Why Aren’t Memories Always Accurate?

The outcome of many criminal court cases has been determined by eyewitness testimony. But over the years, the courts realized that eyewitness testimony isn’t always accurate.  Scientists studied memory to understand why this happens.  Are people lying?  When a witness gives testimony, do they think they’re telling the truth?  Why are so many people’s memories wrong?

If you have ever told a story in front of your spouse or an old friend and they’ve told you it didn’t happen that way, both of you may believe your memories are correct.  But both of you could be wrong.  Scientists know that over time, memories may become cloudy and inaccurate, even when you think you remember something correctly.

The reasons memories may be inaccurate include:

  • Fade to Gist
  • Flashbulb Effect
  • Misunderstanding
  • Audience-Tuning Effect

Fade to Gist

Researchers at Cornell University found that our brains often discard what seem like unimportant details.  Later, when we try to remember what happened, our minds fill in those blanks with similar information from other situations.  We remember the gist of the situation, but the exact details have faded and been replaced with other memories.

Try asking two siblings about a family event that happened when they were younger.  You may get two similar stories, but they may not agree on all the details.  Each sibling will remember the things that were most important to them at the time and may have filled in lost details based on other family gatherings.  They will both remember the gist of the event, but the details may have faded.

Flashbulb Effect

People often believe they remember traumatic or vivid events like a flashbulb went off at that moment, or like the moment is a photograph in their memory.  However, Psychology Today magazine states that flashbulb memories are only 2/3 accurate.  Our brains remember the event in general because humans are conditioned to recognize danger and how to respond to it.  Small details aren’t crucial to the overall memory.

Flashbulb memory often is what makes eyewitness testimony inaccurate.  People believe their memories are correct because they experienced the event in a vivid or traumatic way, but their brains didn’t record all the unnecessary details.  The picture they see in their minds seems complete because it is part of their danger and survival memory, but their brains may not have saved all the little details.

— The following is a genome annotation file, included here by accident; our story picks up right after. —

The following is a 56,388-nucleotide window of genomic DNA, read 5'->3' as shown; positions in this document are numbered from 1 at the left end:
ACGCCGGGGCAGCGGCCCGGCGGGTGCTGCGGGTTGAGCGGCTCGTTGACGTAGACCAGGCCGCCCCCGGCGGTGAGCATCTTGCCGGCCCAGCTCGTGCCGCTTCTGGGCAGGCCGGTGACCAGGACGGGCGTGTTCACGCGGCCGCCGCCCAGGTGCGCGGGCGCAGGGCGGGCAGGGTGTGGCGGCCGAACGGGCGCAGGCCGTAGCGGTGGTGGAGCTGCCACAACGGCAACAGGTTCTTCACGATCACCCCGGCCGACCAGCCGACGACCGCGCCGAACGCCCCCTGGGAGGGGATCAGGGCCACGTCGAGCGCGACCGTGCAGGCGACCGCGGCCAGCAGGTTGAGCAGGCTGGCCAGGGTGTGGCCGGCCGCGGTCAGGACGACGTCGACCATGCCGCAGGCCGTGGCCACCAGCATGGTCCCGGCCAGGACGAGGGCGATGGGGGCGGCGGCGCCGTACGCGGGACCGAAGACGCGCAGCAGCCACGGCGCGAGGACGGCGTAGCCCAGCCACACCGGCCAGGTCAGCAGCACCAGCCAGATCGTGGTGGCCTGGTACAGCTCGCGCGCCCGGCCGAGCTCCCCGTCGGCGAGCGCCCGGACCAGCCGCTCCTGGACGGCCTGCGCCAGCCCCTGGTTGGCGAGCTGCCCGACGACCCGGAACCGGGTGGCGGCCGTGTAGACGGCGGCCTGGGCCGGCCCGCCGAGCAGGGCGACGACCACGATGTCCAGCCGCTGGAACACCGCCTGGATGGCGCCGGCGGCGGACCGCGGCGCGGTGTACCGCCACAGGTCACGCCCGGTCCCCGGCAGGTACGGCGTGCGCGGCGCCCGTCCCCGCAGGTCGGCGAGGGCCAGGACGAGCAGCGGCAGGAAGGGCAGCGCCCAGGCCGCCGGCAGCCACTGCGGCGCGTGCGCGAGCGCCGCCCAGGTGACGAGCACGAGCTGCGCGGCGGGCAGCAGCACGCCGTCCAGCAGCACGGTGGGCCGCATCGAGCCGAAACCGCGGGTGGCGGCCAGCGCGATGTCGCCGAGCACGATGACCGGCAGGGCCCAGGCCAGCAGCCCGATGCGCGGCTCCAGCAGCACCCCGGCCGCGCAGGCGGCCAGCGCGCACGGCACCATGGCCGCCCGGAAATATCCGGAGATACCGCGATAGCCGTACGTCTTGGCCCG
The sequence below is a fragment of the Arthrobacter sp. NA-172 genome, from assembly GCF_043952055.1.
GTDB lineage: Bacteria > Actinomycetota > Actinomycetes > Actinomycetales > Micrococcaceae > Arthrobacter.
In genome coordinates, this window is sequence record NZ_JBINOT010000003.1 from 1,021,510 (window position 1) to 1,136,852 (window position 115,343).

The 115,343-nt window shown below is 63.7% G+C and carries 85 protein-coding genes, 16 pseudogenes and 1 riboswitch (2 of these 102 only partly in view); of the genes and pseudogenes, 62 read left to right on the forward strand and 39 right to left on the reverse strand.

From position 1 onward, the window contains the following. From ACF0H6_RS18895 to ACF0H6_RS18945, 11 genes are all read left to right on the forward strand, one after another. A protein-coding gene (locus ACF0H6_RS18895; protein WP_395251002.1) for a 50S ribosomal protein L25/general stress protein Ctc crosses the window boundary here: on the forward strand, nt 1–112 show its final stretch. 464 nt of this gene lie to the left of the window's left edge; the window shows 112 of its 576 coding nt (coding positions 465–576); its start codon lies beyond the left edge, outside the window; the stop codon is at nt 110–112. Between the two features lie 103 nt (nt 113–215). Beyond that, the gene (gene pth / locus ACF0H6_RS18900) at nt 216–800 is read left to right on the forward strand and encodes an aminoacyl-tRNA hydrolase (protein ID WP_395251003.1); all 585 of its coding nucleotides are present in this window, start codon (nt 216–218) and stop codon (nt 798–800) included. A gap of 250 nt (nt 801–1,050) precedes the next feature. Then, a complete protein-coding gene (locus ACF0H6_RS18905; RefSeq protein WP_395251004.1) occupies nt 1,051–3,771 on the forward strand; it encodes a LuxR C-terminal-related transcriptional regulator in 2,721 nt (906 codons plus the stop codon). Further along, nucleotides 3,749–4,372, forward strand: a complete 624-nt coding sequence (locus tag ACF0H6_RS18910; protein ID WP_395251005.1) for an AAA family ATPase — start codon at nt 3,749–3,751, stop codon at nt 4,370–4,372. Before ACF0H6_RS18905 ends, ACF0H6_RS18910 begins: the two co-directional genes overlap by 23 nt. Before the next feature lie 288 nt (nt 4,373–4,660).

Have you ever played the telephone game?  In this game, one person starts by whispering a sentence to the next person, who whispers it to the next, and so on until the last person says the sentence out loud.  The final sentence often doesn’t sound anything like the original version.  As each person whispers to the next, there is a chance the person will misunderstand what they’re hearing and repeat the mistake.  If more than one person in the group misunderstands the sentence, the end result can sound completely different from the sentence they started using.

When you remember something, you may initially have misunderstood the situation or the message another person was trying to send.  Your brain then remembers details based on your interpretation of the event, not on what actually happened. If you’ve ever completed a report at work and then found out that’s not what the boss meant when they assigned it to you, you may have misunderstood the message, even if you remember being told to do the report a certain way.

Audience-Tuning Effect

Every time a person tells a story about a past situation, they are prone to change or enhance the details.  A person may change details for their audience, like keeping R-rated information out of a story that children could hear.  People also enhance their stories to make them funnier, more memorable to the listener, or more believable.  Each time they change the story for their audience, the new story becomes part of their memory and can overwrite the original details.

The audience-tuning effect is often described as asking a fisherman how long his catch was.  To get more attention, each time he tells the story, the fish gets a little bigger.  Eventually, he may remember catching a 20-inch fish when it was really only 15 inches long. When he’s told the story too many times, he starts to believe the more memorable version.

Memories are affected by fading details, lack of details, misunderstanding, and embellishing or changing a story to suit the audience.  A person may believe they remember something accurately, but over time, their memories may not be the complete or original truth.